The strike action taken by UCU members in HE in defence of USS pensions has been inspirational. Some 40,000 lecturers, academic related staff, researchers and support staff have struck across 64 institutions. After a year of industrial 16,000 people have joined UCU. Many of these new members are BAME, women and young members starting out their careers.
In FE colleges are involved in a campaign of escalating strike action in defence of their pay and conditions. There are another 146 branches that have submitted 168 claims to their employers that could form a second wave of action. This is 50% of all FE bargaining units across the UK. The claims range from, pay, casualisation, equal pay and workloads.
Hosted by London Region UCU. All UCU members welcome.
For clarity, this meeting will follow on from the London Region meeting which takes place the same day at Carlow Street.
UCU London Regional Secretary
What next after the e-ballot?
- Date: Monday 16 April, 6pm
- Location: UCL Cruciform Lecture Theatre 2
London Region UCU is organising an open meeting to discuss what next after the e-ballot, where reps and activists can come to discuss the next stage in the dispute.
The USS ballot will close on Friday 13th and some branches are due to strike on Monday 16th. The result will be public, one way or another, by Saturday, and most likely by mid Friday afternoon.
If the vote is NO, several London branches will take a week of strike action from 23 April. We will need solidarity from branches that are not striking!
The larger the turnout and the greater the vote NO the easier it will be to put the action on.
Outside of London, some branches are set to strike from Monday 16th.
If the vote is YES, then industrial action will be stood down, and reps will want to discuss what we do next!
Dear London Region colleague,
This year’s national Anti-Casualisation Day of Action is on 7 May.
At the last London Region meeting we agreed to build for a successful day.
We’ve organised a planning meeting for Tues 29th April at UCL.
From your branch, could you get a couple of your most active casualised / hourly paid colleagues to the meeting, along with a branch rep? We hope this will be a good opportunity for casualised colleagues to meet each other, get more involved and build for a successful campaigning day on 7 May.
The meeting is Tues 29 April 6.00pm.
UCL, Room B15, Darwin Building, Malet Place, WC1E 6BT
A map is below.
How to find the Darwin Building, UCL
Zero-hours contracts have no place in Higher Education
Wednesday November 13 2013, 5.30pm
London Metropolitan University, GCG08
(Tower Building opposite Holloway Road Tube Station)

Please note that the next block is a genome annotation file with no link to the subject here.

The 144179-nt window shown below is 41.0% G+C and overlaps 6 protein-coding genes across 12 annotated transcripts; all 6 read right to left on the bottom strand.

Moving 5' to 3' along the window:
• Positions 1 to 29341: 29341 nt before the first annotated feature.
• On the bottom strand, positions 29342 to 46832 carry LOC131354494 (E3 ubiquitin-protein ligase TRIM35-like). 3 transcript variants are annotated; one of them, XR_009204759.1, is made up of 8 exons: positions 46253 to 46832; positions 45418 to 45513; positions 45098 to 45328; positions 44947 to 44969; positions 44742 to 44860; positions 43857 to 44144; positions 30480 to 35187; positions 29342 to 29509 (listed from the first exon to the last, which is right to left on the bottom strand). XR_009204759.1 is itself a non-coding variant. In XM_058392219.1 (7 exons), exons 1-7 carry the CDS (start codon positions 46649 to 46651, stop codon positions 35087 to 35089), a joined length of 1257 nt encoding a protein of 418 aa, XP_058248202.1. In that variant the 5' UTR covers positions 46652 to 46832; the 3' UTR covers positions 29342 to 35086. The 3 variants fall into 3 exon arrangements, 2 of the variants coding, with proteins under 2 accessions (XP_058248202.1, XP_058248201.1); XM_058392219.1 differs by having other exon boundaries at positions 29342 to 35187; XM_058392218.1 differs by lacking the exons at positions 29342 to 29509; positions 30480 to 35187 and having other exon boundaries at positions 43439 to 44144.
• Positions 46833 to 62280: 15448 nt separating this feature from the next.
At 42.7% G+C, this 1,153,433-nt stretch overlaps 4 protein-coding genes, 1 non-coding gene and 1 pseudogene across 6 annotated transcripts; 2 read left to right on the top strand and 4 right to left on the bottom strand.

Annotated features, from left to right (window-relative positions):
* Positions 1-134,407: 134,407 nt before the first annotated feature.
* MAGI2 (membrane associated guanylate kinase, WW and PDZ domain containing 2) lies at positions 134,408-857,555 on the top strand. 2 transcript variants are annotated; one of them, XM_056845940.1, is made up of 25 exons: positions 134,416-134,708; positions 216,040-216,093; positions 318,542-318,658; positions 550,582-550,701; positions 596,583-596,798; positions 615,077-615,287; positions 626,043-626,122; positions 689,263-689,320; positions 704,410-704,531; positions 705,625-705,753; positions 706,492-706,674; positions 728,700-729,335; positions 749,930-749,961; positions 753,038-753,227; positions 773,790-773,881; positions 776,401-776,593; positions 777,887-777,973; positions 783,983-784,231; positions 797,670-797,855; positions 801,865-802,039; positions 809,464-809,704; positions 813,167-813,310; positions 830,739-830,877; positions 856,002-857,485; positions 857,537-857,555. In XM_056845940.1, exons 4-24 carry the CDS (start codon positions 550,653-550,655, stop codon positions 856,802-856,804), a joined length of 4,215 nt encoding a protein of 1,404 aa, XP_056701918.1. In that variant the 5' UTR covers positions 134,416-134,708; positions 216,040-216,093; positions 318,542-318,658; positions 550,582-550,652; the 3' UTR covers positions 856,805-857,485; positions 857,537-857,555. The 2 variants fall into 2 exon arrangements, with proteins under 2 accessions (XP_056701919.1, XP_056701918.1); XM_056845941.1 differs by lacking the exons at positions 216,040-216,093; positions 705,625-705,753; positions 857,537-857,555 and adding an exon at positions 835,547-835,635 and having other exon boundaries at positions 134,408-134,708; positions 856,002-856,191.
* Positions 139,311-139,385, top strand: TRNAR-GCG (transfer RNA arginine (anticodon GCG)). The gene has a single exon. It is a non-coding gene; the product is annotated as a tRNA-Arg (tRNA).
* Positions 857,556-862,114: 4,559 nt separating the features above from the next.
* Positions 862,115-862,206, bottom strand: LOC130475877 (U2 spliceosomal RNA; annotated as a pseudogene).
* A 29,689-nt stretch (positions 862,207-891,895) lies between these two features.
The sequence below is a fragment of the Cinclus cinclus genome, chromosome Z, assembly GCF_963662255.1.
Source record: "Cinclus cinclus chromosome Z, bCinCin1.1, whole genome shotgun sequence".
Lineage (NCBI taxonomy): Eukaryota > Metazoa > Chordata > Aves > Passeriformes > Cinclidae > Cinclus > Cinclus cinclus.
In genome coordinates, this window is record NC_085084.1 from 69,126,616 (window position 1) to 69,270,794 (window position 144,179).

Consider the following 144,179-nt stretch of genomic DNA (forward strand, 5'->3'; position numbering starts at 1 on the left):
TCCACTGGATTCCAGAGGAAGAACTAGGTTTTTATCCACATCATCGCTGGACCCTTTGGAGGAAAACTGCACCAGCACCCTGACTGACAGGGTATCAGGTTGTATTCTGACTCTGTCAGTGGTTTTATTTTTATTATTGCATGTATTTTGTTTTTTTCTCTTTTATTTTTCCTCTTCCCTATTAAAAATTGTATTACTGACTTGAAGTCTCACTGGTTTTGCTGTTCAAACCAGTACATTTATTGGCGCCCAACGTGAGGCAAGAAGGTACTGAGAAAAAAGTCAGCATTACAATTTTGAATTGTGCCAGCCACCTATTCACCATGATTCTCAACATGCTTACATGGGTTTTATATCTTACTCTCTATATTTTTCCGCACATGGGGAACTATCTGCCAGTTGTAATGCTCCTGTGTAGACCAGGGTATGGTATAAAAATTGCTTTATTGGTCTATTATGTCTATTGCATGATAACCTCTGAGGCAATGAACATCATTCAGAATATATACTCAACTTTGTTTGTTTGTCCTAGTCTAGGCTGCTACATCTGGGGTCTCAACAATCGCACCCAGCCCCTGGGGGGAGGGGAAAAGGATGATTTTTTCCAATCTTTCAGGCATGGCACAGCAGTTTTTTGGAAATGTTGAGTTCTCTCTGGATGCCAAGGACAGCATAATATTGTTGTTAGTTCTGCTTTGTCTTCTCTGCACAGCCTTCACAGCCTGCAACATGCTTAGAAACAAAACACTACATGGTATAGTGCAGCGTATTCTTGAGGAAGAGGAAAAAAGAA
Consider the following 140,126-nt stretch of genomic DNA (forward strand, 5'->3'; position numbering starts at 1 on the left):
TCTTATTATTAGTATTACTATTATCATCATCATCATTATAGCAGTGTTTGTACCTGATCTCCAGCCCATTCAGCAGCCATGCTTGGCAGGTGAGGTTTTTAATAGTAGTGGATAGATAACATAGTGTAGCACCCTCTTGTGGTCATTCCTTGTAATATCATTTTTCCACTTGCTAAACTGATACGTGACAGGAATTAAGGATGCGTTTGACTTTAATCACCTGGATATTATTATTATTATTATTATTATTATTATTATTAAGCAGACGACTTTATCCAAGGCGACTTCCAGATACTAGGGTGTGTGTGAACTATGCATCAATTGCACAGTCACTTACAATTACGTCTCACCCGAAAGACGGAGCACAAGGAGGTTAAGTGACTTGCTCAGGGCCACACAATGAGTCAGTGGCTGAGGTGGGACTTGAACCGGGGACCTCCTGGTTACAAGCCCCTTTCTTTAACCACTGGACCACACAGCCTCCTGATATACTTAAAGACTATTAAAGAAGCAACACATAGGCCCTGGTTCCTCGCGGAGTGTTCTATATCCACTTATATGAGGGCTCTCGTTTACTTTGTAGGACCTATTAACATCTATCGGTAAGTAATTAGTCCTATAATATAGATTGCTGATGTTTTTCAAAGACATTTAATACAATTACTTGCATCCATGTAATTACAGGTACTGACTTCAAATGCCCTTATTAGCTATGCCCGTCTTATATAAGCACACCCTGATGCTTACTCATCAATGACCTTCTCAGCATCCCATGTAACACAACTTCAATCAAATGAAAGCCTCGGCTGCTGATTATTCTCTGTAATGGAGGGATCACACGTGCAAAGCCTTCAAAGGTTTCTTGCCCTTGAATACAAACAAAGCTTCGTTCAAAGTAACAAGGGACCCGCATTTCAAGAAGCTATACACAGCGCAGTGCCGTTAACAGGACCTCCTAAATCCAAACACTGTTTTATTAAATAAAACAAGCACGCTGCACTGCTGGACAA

Speakers to include: John McDonnell MP (tbc), Liz Lawrence (Vice President UCU), Katherine West (Leader Labour Group Islington Council), John Fox (Branch Chair Bakers Union Hovis), Jane Thompson (UCU HPL National Officer) plus UCU Member Edinburgh University
Jointly organised by London Met UCU, UNISON and Students Union
In some universities as many as half of all staff are on zero hours contracts.
The revelation that Zero Hours contracts (where the contract does not name a minimum number of hours to be worked) are used in Higher Education will come as a shock to many. Such contracts have been widely publicised in industries such as clothing (Sports Direct) and food retail (MacDonalds) but their use in universities has until now been under- reported. In fact the Higher Education sector is the second most casualised in the UK! The widespread use of ‘Hourly-Paid Lecturers’(HPLs) by universities is one example of the practice but it also applies to many technical and admin staff.
Zero-hours contracts give the employee only minimal rights. They lack job security, proper facilities or holiday pay and many have no access to sick pay or opportunities for professional development. HPLs have little control over their job and can’t plan their working life as their timetable can be changed without warning. Yet they have to hold themselves ready for any work that is going. Both the HPLs and the students they teach lose out in this system which can result in cuts and course changes to suit management priorities without proper consultation.
But the trend towards zero hours can be stopped and reversed. UCU members in Edinburgh University have forced management to stop using such contracts and strike action at Hovis in Wigan won permanent contracts for casualised workers. Others can do the same. Join our campaign for decent contracts for all hourly paid lecturers at all Universities in London.
Come to the meeting at London Met and help develop a charter for zero-hours workers.